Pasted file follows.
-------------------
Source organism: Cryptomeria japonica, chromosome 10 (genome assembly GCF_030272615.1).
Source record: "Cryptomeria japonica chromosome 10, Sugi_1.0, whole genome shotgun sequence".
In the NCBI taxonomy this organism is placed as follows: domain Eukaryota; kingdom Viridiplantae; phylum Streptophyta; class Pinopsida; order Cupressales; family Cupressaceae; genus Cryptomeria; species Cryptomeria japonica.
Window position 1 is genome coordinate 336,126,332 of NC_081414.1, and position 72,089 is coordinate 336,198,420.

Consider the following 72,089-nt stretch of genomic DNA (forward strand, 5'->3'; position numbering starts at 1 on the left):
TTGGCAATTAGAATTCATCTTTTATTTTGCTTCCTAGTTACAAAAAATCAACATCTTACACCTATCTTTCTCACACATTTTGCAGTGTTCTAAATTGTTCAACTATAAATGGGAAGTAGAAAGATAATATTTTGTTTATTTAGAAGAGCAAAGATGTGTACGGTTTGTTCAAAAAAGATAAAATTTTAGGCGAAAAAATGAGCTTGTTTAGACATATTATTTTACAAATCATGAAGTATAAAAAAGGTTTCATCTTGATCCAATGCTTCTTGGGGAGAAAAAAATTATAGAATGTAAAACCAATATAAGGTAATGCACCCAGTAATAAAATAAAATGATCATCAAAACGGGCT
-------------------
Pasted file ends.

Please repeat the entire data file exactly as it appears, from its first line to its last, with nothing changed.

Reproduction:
Source organism: Cryptomeria japonica, chromosome 10 (genome assembly GCF_030272615.1).
Source record: "Cryptomeria japonica chromosome 10, Sugi_1.0, whole genome shotgun sequence".
In the NCBI taxonomy this organism is placed as follows: domain Eukaryota; kingdom Viridiplantae; phylum Streptophyta; class Pinopsida; order Cupressales; family Cupressaceae; genus Cryptomeria; species Cryptomeria japonica.
Window position 1 is genome coordinate 336,126,332 of NC_081414.1, and position 72,089 is coordinate 336,198,420.

Consider the following 72,089-nt stretch of genomic DNA (forward strand, 5'->3'; position numbering starts at 1 on the left):
TTGGCAATTAGAATTCATCTTTTATTTTGCTTCCTAGTTACAAAAAATCAACATCTTACACCTATCTTTCTCACACATTTTGCAGTGTTCTAAATTGTTCAACTATAAATGGGAAGTAGAAAGATAATATTTTGTTTATTTAGAAGAGCAAAGATGTGTACGGTTTGTTCAAAAAAGATAAAATTTTAGGCGAAAAAATGAGCTTGTTTAGACATATTATTTTACAAATCATGAAGTATAAAAAAGGTTTCATCTTGATCCAATGCTTCTTGGGGAGAAAAAAATTATAGAATGTAAAACCAATATAAGGTAATGCACCCAGTAATAAAATAAAATGATCATCAAAACGGGCT